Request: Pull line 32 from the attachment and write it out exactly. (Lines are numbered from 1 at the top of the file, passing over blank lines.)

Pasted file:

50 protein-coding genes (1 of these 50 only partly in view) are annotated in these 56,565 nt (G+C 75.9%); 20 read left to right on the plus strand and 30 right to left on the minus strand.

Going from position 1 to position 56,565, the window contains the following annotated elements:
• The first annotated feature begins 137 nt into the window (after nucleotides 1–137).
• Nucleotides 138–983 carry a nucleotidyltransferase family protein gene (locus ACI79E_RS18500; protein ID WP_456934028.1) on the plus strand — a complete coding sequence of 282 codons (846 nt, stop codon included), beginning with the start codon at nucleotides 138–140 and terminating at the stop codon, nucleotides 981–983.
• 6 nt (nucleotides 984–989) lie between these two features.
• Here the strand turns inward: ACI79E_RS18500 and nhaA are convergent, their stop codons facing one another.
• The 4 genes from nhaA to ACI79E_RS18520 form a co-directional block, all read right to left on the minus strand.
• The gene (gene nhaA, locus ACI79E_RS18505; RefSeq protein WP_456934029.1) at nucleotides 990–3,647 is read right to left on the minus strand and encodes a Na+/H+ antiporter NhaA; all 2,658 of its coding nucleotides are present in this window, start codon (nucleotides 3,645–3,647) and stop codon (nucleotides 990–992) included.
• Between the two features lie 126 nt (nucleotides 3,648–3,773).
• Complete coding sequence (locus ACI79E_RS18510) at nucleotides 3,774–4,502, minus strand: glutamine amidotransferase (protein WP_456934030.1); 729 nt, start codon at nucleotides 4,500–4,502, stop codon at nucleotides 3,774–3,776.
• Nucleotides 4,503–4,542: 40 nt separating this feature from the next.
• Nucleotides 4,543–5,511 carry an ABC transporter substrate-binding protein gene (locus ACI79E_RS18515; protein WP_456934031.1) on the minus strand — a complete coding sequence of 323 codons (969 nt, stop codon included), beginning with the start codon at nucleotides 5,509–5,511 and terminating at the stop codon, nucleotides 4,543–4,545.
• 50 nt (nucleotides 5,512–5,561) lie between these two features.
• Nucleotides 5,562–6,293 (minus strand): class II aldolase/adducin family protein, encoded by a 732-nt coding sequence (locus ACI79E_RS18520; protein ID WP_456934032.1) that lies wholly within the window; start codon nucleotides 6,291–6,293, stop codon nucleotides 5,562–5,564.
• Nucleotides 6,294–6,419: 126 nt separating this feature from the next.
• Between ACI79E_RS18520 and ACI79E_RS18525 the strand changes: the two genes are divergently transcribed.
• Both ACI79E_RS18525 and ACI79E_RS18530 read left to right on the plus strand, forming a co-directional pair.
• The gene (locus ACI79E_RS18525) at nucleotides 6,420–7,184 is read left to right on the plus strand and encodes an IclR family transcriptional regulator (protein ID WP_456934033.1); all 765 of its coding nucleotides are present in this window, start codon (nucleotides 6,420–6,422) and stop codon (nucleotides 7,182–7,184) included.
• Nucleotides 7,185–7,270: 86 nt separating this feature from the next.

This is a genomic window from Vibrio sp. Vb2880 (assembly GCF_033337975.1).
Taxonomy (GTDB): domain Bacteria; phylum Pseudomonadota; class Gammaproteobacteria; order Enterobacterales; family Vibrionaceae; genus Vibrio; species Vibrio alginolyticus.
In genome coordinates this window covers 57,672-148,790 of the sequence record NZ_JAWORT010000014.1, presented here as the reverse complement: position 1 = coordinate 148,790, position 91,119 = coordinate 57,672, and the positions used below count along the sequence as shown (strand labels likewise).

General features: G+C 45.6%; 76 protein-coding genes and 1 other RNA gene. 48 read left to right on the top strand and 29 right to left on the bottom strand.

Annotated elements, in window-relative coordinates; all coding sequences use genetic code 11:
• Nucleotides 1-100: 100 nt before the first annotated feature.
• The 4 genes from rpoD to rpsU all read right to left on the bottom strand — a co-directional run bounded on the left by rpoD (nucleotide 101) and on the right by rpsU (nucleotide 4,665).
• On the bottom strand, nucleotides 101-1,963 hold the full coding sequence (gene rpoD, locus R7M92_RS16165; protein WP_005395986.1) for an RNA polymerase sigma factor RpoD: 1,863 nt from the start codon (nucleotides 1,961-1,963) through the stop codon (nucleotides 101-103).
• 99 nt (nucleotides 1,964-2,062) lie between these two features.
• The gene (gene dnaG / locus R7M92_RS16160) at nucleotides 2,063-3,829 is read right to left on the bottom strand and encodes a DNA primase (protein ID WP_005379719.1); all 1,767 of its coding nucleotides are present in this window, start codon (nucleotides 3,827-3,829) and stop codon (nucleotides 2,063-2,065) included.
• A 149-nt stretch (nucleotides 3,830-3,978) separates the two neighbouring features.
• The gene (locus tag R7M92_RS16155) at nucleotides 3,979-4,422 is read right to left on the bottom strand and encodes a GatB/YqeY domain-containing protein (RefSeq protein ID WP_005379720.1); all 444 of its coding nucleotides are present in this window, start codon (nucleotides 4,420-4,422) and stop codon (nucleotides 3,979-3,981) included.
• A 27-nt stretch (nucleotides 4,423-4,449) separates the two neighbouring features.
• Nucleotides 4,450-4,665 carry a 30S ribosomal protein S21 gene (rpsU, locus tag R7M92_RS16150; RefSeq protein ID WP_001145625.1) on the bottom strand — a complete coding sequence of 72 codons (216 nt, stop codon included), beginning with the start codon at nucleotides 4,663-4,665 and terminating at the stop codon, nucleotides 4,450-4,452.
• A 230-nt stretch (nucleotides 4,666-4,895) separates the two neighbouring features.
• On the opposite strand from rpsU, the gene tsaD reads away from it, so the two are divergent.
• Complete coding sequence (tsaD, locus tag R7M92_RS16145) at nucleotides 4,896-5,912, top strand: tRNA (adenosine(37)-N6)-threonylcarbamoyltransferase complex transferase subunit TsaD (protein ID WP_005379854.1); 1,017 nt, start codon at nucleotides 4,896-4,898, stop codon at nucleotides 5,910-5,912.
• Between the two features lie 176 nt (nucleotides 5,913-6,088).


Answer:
• A 27-nt stretch (nucleotides 4,423-4,449) separates the two neighbouring features.